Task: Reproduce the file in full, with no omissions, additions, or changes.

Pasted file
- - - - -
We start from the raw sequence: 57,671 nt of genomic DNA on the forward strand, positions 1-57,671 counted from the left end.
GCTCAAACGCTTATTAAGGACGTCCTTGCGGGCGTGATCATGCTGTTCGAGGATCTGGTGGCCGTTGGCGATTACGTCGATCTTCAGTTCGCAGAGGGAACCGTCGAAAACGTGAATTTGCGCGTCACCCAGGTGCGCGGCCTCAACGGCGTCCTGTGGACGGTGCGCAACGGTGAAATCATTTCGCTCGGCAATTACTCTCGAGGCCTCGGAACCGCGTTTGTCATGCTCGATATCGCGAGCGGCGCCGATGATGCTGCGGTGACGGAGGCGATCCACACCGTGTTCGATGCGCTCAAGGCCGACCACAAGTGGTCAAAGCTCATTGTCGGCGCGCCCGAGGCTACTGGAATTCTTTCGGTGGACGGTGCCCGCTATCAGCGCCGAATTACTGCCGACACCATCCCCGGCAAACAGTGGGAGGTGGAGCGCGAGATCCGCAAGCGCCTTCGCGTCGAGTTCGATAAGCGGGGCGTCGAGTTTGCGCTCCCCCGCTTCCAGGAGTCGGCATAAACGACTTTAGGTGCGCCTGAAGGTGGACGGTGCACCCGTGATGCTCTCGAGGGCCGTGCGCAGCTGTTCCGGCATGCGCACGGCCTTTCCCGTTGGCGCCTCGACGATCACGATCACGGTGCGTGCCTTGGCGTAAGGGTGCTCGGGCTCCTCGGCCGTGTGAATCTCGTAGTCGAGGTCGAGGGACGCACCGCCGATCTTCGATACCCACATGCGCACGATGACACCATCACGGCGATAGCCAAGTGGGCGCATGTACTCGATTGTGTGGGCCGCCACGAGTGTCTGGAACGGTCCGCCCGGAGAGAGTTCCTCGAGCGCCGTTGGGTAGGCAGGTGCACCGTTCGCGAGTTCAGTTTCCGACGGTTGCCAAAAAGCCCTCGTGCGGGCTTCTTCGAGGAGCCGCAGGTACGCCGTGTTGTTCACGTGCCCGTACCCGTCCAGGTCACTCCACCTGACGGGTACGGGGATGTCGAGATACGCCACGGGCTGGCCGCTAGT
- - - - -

We start from the raw sequence: 57,671 nt of genomic DNA on the forward strand, positions 1-57,671 counted from the left end.
GCTCAAACGCTTATTAAGGACGTCCTTGCGGGCGTGATCATGCTGTTCGAGGATCTGGTGGCCGTTGGCGATTACGTCGATCTTCAGTTCGCAGAGGGAACCGTCGAAAACGTGAATTTGCGCGTCACCCAGGTGCGCGGCCTCAACGGCGTCCTGTGGACGGTGCGCAACGGTGAAATCATTTCGCTCGGCAATTACTCTCGAGGCCTCGGAACCGCGTTTGTCATGCTCGATATCGCGAGCGGCGCCGATGATGCTGCGGTGACGGAGGCGATCCACACCGTGTTCGATGCGCTCAAGGCCGACCACAAGTGGTCAAAGCTCATTGTCGGCGCGCCCGAGGCTACTGGAATTCTTTCGGTGGACGGTGCCCGCTATCAGCGCCGAATTACTGCCGACACCATCCCCGGCAAACAGTGGGAGGTGGAGCGCGAGATCCGCAAGCGCCTTCGCGTCGAGTTCGATAAGCGGGGCGTCGAGTTTGCGCTCCCCCGCTTCCAGGAGTCGGCATAAACGACTTTAGGTGCGCCTGAAGGTGGACGGTGCACCCGTGATGCTCTCGAGGGCCGTGCGCAGCTGTTCCGGCATGCGCACGGCCTTTCCCGTTGGCGCCTCGACGATCACGATCACGGTGCGTGCCTTGGCGTAAGGGTGCTCGGGCTCCTCGGCCGTGTGAATCTCGTAGTCGAGGTCGAGGGACGCACCGCCGATCTTCGATACCCACATGCGCACGATGACACCATCACGGCGATAGCCAAGTGGGCGCATGTACTCGATTGTGTGGGCCGCCACGAGTGTCTGGAACGGTCCGCCCGGAGAGAGTTCCTCGAGCGCCGTTGGGTAGGCAGGTGCACCGTTCGCGAGTTCAGTTTCCGACGGTTGCCAAAAAGCCCTCGTGCGGGCTTCTTCGAGGAGCCGCAGGTACGCCGTGTTGTTCACGTGCCCGTACCCGTCCAGGTCACTCCACCTGACGGGTACGGGGATGTCGAGATACGCCACGGGCTGGCCGCTAGT